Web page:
A US citizen gestures while looking at her tablet. — X/@usshippingexpress

Americans appear to have rather high credit ratings overall from east to west, however, these credit figures differ from state to state with just 1.6% of the 232 million American consumers with credit scores having a perfect 850.

As of the first quarter of 2023, the average credit score in the midwestern state is 726, per WalletHub’s November study. With that score, Washington, DC and all 50 states have the highest ranking.

WalletHub’s investigation shows that the average credit score of citizens in Mississippi is the lowest, at 673. Californians and New Yorkers have average credit scores of 707, which puts them in the middle.

Numerous underlying variables, including differing income levels, educational possibilities, employment rates, and other economic situations, can influence how people manage their credit and hence contribute to the diversity in scores across the United States.

“Minnesota tends to score well (and better than Mississippi) on many economic indicators, and the average credit score reflects the generally stronger economy in Minnesota,” Thomas Hanson, an assistant professor of finance at Minnesota State University Moorhead, says in WalletHub’s study.

According to WalletHub, these are the US states with the highest and lowest average credit scores.

Highest

Minnesota 726

New Hampshire 724

Vermont 721 

Washington 719 

Massachusetts 719 

Wisconsin 718 

N Dakota 718 

S Dakota 718

Hawaii 716 

Montana 716 

Lowest

Mississippi 673

Louisiana 677

Alabama 680

Arkansas 681

Texas 681

Oklahoma 682

Georgia 683

Kentucky 688

Nevada 688

W Virginia 688

Why you don’t need a ‘perfect’ credit score?

The range of your credit score, as determined by the FICO scoring mechanism, is 300 to 850. It helps lenders assess how dangerous it would be to lend money to you and how well you handle your debt. Experian claims that although Mississippi’s average score of 673 is lower than that of other states, it is still considered an excellent score.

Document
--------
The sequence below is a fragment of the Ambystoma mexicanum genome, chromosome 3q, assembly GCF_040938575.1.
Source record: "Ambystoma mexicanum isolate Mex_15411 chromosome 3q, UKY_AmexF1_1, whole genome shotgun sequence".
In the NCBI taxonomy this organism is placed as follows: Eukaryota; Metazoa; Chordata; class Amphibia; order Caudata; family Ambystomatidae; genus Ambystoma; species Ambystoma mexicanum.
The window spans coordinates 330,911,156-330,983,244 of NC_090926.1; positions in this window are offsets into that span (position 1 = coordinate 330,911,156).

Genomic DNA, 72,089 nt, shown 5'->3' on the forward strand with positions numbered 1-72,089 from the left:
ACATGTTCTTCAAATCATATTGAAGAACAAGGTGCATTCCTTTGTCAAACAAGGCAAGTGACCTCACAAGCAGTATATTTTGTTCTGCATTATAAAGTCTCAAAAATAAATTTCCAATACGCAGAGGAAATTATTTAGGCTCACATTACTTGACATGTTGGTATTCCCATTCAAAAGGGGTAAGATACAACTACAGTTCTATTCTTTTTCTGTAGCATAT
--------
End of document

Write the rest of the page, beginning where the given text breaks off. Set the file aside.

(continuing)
The credit score ranges that Experian labels as bad, fair, excellent, very good, and outstanding are listed below.

Poor: 300 to 579

Fair: 580 to 669

Good: 670 to 739

Very good: 740 to 799

Exceptional: 800 to 850

While having a “perfect” 850 credit score is generally just going to earn you “bragging rights,” those with credit scores above 700 are usually eligible for the best loan conditions and interest rates. The manager of consumer advocacy and education at Experian, Christina Roman, tells CNBC Make It.

In the long term, a high score can save you money. This is due to the fact that a high credit score indicates to lenders that you are a creditworthy borrower, increasing the likelihood that they will offer you the best possible interest rates on your credit card or mortgage.

“With a prime credit score, you may be able to access better offers, including low-interest rates and no fees on credit cards,” Roman says. “Consumers with subprime credit scores are usually required to pay larger deposits and may be faced with higher interest rates.”

However, if your credit score isn’t where you’d like it to be, don’t freak out. Financial experts often advise that maintaining low outstanding amounts and regularly paying your payments on time will help you raise your credit score.

According to Roman, understanding how your credit score is determined will help you make improvements to it. Since your payment history makes up 35% of your credit score, missing or late credit card payments might negatively impact your score.

“One of the best things you can do to improve your financial health and credit is to get engaged,” Roman says. “Don’t be afraid to look at your credit report and understand what’s there.”  



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